Gumm, who objected to Gustafson's retention and did not consent to the Board making any determinations with respect to his innocence or guilt, demanded that the Township Supervisor cease and desist from any further "investigation" and any further involvement in the business of the Assessor's office. ¶ 93. The Board consulted with counsel, and then decided to stay any further action. ¶ 94. Gumm then demanded that the Board provide him and Scholl with copies of the tapes and documentary record from the investigation of Scholl's claims, as required under the original settlement agreement. ¶ 95. The Board refused, Gumm file suit in DuPage County Court, and the Court ordered production of the documents. ¶¶ 96-97. Through his investigation, Gumm learned that Scholl had a "basement full" of documents she had taken from the Assessor's Office. ¶ 100. In her collection, Scholl had documents written by Smith regarding the claims against Gumm, including a document which stated that if Gumm was elected "we are stuck with him for five years!" and asked "Can he be removed from office it if is proven that he is guilty of sexual misconduct, discrimination and intimidation, etc.?" ¶ 101.

  Scholl abandoned the mediation process in relation to her retaliation claim. ¶ 99. Smith eventually filed his own retaliation claim in February 2003. ¶ 102. Smith also continued to seek out ways to continue threatening, cajoling, and berating those who tried to work with Gumm. ¶ 103. He threatened employees with scriptural references to God's wrath. ¶ 103.

  A few months ago, Gumm received another notice from the elders of his church, requesting that he "temporarily step-down" from his position as church usher until his problems, including the dispute between him and Flickenger, are resolved. ¶ 105.

  Plaintiff filed suit in this Court on November 14, 2003.

  Legal Standard for a Motion to Dismiss

  Under FRCP 8(a), a complaint generally need only set forth a short and plain statement of the claim showing that the pleader is entitled to relief. Leatherman v. Tarrant County Narcotics Unit, 507 U.S. 163, 168 (1993). In reviewing a motion to dismiss for failure to state a claim, the court accepts as true all well-pleaded facts in the complaint and draws all reasonable inferences in favor of the plaintiff. See Ameritech Corp. v. McCann, 297 F.3d 582, 585 (7th Cir. 2002). If a complaint fails to allege a necessary element required to obtain relief, however, dismissal is in order. See R.J.R. Services, Inc. v. Aetna Casualty and Sur. Co., 895 F.2d 279, 281 (7th Cir. 1989). A complaint "must at least include the operative facts upon which a plaintiff bases his claim." Lucien v. Preiner, 967 F.2d 1166, 1168 (7th Cir. 1992). When reviewing the complaint, only factual allegations will be considered, and legal conclusions which may be alleged are not binding upon the court. Reichenberger v. Pritchard 660 F.2d 280, 282 (7th Cir. 1981) (citing City of Milwaukee v. Saxbe, 546 F.2d 693, 704 (7th Cir. 1976)).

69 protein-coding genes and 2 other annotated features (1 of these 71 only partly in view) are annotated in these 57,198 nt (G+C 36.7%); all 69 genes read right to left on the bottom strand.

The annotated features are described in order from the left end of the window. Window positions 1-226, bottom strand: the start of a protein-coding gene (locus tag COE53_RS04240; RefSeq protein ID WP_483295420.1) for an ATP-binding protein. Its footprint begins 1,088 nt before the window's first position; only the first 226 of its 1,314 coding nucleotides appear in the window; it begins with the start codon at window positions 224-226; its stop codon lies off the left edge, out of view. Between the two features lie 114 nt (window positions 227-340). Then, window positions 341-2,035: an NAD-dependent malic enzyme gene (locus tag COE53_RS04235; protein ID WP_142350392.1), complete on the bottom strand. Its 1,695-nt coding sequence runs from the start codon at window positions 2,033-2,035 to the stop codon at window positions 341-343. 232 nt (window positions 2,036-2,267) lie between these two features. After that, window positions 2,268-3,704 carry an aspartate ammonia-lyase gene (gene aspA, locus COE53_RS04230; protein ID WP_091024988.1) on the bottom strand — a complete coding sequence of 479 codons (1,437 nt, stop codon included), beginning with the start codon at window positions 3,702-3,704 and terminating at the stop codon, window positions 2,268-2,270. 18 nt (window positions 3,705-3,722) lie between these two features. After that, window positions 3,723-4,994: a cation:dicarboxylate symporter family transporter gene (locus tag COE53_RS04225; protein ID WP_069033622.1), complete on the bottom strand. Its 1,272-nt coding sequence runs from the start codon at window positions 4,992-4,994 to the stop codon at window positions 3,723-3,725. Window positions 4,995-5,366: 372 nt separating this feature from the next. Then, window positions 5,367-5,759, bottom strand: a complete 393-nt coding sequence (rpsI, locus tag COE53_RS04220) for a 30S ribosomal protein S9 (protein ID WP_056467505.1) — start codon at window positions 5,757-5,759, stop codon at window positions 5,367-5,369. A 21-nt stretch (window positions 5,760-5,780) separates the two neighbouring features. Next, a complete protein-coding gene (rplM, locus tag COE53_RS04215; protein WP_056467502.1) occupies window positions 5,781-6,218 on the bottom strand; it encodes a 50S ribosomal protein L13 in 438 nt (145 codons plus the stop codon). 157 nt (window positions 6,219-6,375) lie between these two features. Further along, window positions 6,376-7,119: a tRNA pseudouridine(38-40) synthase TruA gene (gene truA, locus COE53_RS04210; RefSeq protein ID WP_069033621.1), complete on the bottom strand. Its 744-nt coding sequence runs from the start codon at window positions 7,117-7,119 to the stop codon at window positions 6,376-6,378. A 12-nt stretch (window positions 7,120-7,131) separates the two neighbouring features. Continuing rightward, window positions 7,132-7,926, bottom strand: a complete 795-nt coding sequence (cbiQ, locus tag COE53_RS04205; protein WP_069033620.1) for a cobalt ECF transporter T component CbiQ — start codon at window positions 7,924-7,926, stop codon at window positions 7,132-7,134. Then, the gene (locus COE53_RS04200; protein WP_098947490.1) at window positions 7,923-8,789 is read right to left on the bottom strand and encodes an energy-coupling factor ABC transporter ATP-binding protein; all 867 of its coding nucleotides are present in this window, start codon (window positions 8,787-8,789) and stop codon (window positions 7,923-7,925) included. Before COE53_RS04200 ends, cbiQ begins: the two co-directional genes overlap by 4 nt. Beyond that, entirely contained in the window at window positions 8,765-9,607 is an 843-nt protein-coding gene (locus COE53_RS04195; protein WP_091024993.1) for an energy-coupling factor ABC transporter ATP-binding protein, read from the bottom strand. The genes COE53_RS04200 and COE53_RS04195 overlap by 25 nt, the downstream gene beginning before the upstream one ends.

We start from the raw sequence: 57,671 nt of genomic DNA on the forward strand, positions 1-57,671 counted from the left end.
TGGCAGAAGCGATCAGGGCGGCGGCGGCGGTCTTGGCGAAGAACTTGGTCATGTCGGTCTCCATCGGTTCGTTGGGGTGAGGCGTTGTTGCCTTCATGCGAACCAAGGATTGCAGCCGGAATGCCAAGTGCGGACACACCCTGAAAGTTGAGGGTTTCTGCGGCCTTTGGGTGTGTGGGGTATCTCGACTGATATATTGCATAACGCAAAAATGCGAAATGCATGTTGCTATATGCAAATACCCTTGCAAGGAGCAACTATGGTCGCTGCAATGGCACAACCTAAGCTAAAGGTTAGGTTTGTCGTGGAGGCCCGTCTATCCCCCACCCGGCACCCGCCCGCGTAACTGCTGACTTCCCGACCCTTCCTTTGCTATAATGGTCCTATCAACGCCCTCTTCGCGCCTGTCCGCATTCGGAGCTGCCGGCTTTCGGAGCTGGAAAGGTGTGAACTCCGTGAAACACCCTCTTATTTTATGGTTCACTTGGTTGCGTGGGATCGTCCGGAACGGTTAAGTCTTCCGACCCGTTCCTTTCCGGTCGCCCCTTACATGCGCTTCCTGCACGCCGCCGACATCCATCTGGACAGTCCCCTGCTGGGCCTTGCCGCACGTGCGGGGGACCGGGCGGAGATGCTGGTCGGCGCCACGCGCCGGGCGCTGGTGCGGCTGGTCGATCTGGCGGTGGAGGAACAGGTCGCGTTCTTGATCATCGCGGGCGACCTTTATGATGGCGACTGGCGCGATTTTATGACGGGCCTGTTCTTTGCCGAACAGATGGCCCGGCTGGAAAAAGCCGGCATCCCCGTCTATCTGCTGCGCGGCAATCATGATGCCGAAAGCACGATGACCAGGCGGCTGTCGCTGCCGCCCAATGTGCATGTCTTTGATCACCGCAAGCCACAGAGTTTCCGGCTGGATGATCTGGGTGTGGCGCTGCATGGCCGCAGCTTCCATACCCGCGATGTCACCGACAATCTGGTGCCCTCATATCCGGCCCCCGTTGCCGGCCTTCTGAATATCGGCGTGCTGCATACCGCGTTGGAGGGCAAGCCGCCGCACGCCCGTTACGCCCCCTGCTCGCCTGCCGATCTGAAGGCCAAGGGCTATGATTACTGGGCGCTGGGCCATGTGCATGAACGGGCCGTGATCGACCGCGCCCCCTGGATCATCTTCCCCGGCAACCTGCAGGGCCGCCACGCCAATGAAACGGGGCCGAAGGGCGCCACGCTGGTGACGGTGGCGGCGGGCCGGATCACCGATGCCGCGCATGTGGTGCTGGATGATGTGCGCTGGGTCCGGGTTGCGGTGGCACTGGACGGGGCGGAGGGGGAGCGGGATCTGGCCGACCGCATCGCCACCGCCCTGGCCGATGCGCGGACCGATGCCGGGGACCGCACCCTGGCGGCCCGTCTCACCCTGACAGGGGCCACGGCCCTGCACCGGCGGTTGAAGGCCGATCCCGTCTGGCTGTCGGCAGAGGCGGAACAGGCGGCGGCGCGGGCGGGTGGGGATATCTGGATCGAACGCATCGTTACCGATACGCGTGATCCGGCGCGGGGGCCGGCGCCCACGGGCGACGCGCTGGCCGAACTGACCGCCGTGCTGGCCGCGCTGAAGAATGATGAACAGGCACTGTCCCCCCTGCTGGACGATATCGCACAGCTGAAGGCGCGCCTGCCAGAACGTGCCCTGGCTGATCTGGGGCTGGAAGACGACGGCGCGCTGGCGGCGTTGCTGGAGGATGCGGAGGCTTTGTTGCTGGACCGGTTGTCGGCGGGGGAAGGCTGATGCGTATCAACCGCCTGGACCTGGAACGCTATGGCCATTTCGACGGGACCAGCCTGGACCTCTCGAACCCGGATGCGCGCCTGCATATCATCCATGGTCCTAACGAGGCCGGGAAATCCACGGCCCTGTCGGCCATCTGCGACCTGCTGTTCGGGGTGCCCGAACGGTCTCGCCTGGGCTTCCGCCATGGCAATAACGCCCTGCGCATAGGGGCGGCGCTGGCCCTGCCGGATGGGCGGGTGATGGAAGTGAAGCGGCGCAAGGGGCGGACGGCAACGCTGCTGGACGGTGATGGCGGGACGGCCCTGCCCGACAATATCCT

Analysis

  Count IV

  Count IV of Gumm's complaint alleges Scholl's actions in relation to Gumm constitute a breach of fiduciary duty. Given that this is a ruling on a motion to dismiss, this Court accepts Gumm's facts as true and draws all reasonable inferences from them.

  Accordingly, for the purposes of this motion, this Court will assume that Scholl, an employee of the Assessor's Office, was part of a campaign to destroy Gumm. Scholl worked with the other defendants in this case to craft a meritless claim of sexual harassment against Gumm. Defendants hoped that by threatening to allege such a claim and, if necessary, eventually making the claim public, they could force Gumm to leave his post as Assessor. In connection with this plan, Scholl stole documents from the Assessor's Office — including confidential documents — and stored them in her basement. When she was in the office, Scholl spent working hours running meetings aimed at convincing other employees to join her in her false claim. She threatened to retaliate against those who did not join her in her claims. She encouraged the other employees to resist Gumm's policies and instructions, and did so herself. She also "wired" herself and attempted to tape a conversation with Gumm without his knowledge. She later destroyed the tape.

  Rather than arguing on her motion to dismiss that the aforementioned facts do not support a claim for a breach of fiduciary duty, Scholl argues that the facts in the complaint are wrong. According to Scholl, she has done nothing wrong, she was a victim of harassment, and all of her actions are protected under Title VII.

  Scholl seems to be making an argument that Gumm's filing of a lawsuit against her is a form of retaliation prohibited by Title VII.*fn5 In order for such an argument to succeed on a motion to dismiss, however, this Court would need to accept Scholl's version of the facts as true instead of Gumm's version.*fn6 Scholl presents no legal authority in support of the proposition that this Court must accept a defendant's unsubstantiated version of the facts as true on a motion to dismiss.